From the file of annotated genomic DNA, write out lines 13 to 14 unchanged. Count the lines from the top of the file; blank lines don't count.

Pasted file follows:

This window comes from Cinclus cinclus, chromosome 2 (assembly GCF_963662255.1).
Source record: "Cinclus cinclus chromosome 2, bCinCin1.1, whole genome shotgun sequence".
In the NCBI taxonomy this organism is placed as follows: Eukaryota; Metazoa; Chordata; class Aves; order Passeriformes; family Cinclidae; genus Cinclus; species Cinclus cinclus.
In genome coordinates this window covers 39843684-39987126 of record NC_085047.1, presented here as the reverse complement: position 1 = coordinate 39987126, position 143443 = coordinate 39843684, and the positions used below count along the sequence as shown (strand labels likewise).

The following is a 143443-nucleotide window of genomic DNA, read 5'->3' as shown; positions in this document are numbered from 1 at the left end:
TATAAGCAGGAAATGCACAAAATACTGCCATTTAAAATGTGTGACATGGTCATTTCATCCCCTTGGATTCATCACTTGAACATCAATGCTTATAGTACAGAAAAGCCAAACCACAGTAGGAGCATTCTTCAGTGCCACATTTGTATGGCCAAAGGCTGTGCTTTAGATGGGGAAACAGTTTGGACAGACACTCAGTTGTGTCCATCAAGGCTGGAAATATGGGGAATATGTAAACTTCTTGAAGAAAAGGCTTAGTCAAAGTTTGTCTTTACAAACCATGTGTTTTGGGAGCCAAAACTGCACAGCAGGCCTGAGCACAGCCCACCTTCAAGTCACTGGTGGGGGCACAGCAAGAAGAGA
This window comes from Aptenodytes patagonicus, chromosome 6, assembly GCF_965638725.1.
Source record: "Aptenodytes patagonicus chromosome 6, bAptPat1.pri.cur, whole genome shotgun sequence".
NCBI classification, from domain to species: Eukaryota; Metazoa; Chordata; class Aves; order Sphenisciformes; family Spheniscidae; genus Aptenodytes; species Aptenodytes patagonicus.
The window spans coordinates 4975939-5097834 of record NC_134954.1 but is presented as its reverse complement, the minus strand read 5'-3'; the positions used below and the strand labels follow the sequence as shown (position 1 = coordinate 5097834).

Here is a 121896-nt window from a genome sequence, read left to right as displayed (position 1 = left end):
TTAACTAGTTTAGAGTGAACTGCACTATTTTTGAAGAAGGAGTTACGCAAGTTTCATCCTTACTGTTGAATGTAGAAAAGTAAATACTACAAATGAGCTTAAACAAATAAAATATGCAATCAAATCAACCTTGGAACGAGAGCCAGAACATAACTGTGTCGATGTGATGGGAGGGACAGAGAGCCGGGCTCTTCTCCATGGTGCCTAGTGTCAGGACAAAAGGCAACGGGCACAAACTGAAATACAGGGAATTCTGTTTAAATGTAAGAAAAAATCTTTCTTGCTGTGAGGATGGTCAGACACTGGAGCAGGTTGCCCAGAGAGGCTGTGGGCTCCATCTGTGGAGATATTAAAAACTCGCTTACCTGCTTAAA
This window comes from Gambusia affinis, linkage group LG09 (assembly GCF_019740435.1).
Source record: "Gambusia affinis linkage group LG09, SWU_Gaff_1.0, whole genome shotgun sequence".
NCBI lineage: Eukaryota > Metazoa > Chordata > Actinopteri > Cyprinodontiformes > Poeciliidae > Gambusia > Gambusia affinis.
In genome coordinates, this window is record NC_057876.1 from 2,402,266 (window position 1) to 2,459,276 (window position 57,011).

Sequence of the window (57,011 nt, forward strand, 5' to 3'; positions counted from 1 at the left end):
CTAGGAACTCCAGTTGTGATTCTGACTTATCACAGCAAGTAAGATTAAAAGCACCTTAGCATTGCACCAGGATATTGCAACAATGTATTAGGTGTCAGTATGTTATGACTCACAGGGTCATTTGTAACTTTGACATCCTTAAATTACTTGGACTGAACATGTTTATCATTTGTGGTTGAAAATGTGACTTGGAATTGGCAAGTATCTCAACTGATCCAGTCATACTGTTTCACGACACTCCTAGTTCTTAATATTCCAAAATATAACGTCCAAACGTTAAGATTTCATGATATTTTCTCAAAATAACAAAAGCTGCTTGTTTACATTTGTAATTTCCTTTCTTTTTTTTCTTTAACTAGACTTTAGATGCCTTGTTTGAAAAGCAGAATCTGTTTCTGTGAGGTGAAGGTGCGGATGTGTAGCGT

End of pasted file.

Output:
This window comes from Gambusia affinis, linkage group LG09 (assembly GCF_019740435.1).
Source record: "Gambusia affinis linkage group LG09, SWU_Gaff_1.0, whole genome shotgun sequence".